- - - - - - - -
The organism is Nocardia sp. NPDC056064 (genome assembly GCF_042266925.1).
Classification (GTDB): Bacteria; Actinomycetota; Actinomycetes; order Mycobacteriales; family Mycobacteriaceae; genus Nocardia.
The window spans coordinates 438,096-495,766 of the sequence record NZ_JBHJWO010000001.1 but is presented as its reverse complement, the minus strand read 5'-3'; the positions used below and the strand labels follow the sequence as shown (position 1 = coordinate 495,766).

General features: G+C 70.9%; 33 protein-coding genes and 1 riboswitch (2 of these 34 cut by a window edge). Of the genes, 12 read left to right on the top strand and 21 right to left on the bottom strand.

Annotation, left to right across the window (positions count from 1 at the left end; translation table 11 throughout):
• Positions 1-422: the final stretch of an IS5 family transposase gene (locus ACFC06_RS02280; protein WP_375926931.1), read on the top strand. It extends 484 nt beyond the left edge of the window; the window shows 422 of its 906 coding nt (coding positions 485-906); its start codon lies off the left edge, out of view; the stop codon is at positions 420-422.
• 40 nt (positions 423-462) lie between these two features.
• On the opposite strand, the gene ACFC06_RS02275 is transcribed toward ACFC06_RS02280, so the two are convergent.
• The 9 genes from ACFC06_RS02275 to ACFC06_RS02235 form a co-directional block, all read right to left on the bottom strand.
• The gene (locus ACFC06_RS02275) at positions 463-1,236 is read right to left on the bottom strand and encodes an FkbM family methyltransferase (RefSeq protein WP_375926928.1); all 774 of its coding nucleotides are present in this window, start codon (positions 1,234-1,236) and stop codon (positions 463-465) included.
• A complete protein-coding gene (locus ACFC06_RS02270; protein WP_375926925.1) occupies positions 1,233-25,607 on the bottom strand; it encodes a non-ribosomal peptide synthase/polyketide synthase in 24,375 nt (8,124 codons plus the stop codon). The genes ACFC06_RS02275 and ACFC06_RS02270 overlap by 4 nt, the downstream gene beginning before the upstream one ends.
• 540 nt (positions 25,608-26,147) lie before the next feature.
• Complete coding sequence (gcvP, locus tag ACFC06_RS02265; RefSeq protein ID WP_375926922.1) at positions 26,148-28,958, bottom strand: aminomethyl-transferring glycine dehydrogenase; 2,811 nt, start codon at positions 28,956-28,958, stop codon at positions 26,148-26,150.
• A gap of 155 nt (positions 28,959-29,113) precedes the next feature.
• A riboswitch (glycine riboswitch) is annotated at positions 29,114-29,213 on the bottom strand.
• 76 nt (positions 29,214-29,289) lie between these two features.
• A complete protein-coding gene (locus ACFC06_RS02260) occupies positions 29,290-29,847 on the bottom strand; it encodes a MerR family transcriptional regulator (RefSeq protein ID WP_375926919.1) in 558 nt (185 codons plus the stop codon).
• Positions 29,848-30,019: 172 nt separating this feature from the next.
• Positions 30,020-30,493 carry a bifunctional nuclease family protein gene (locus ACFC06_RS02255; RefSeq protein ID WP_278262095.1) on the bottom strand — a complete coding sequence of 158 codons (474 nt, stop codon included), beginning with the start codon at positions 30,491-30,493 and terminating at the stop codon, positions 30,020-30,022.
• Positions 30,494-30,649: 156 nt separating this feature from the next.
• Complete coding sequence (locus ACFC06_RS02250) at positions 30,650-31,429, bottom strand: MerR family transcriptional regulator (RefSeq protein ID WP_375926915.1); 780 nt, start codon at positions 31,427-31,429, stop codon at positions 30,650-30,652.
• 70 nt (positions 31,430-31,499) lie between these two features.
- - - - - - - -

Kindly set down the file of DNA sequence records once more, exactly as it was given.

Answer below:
The organism is Nocardia sp. NPDC056064 (genome assembly GCF_042266925.1).
Classification (GTDB): Bacteria; Actinomycetota; Actinomycetes; order Mycobacteriales; family Mycobacteriaceae; genus Nocardia.
The window spans coordinates 438,096-495,766 of the sequence record NZ_JBHJWO010000001.1 but is presented as its reverse complement, the minus strand read 5'-3'; the positions used below and the strand labels follow the sequence as shown (position 1 = coordinate 495,766).

General features: G+C 70.9%; 33 protein-coding genes and 1 riboswitch (2 of these 34 cut by a window edge). Of the genes, 12 read left to right on the top strand and 21 right to left on the bottom strand.

Annotation, left to right across the window (positions count from 1 at the left end; translation table 11 throughout):
• Positions 1-422: the final stretch of an IS5 family transposase gene (locus ACFC06_RS02280; protein WP_375926931.1), read on the top strand. It extends 484 nt beyond the left edge of the window; the window shows 422 of its 906 coding nt (coding positions 485-906); its start codon lies off the left edge, out of view; the stop codon is at positions 420-422.
• 40 nt (positions 423-462) lie between these two features.
• On the opposite strand, the gene ACFC06_RS02275 is transcribed toward ACFC06_RS02280, so the two are convergent.
• The 9 genes from ACFC06_RS02275 to ACFC06_RS02235 form a co-directional block, all read right to left on the bottom strand.
• The gene (locus ACFC06_RS02275) at positions 463-1,236 is read right to left on the bottom strand and encodes an FkbM family methyltransferase (RefSeq protein WP_375926928.1); all 774 of its coding nucleotides are present in this window, start codon (positions 1,234-1,236) and stop codon (positions 463-465) included.
• A complete protein-coding gene (locus ACFC06_RS02270; protein WP_375926925.1) occupies positions 1,233-25,607 on the bottom strand; it encodes a non-ribosomal peptide synthase/polyketide synthase in 24,375 nt (8,124 codons plus the stop codon). The genes ACFC06_RS02275 and ACFC06_RS02270 overlap by 4 nt, the downstream gene beginning before the upstream one ends.
• 540 nt (positions 25,608-26,147) lie before the next feature.
• Complete coding sequence (gcvP, locus tag ACFC06_RS02265; RefSeq protein ID WP_375926922.1) at positions 26,148-28,958, bottom strand: aminomethyl-transferring glycine dehydrogenase; 2,811 nt, start codon at positions 28,956-28,958, stop codon at positions 26,148-26,150.
• A gap of 155 nt (positions 28,959-29,113) precedes the next feature.
• A riboswitch (glycine riboswitch) is annotated at positions 29,114-29,213 on the bottom strand.
• 76 nt (positions 29,214-29,289) lie between these two features.
• A complete protein-coding gene (locus ACFC06_RS02260) occupies positions 29,290-29,847 on the bottom strand; it encodes a MerR family transcriptional regulator (RefSeq protein ID WP_375926919.1) in 558 nt (185 codons plus the stop codon).
• Positions 29,848-30,019: 172 nt separating this feature from the next.
• Positions 30,020-30,493 carry a bifunctional nuclease family protein gene (locus ACFC06_RS02255; RefSeq protein ID WP_278262095.1) on the bottom strand — a complete coding sequence of 158 codons (474 nt, stop codon included), beginning with the start codon at positions 30,491-30,493 and terminating at the stop codon, positions 30,020-30,022.
• Positions 30,494-30,649: 156 nt separating this feature from the next.
• Complete coding sequence (locus ACFC06_RS02250) at positions 30,650-31,429, bottom strand: MerR family transcriptional regulator (RefSeq protein ID WP_375926915.1); 780 nt, start codon at positions 31,427-31,429, stop codon at positions 30,650-30,652.
• 70 nt (positions 31,430-31,499) lie between these two features.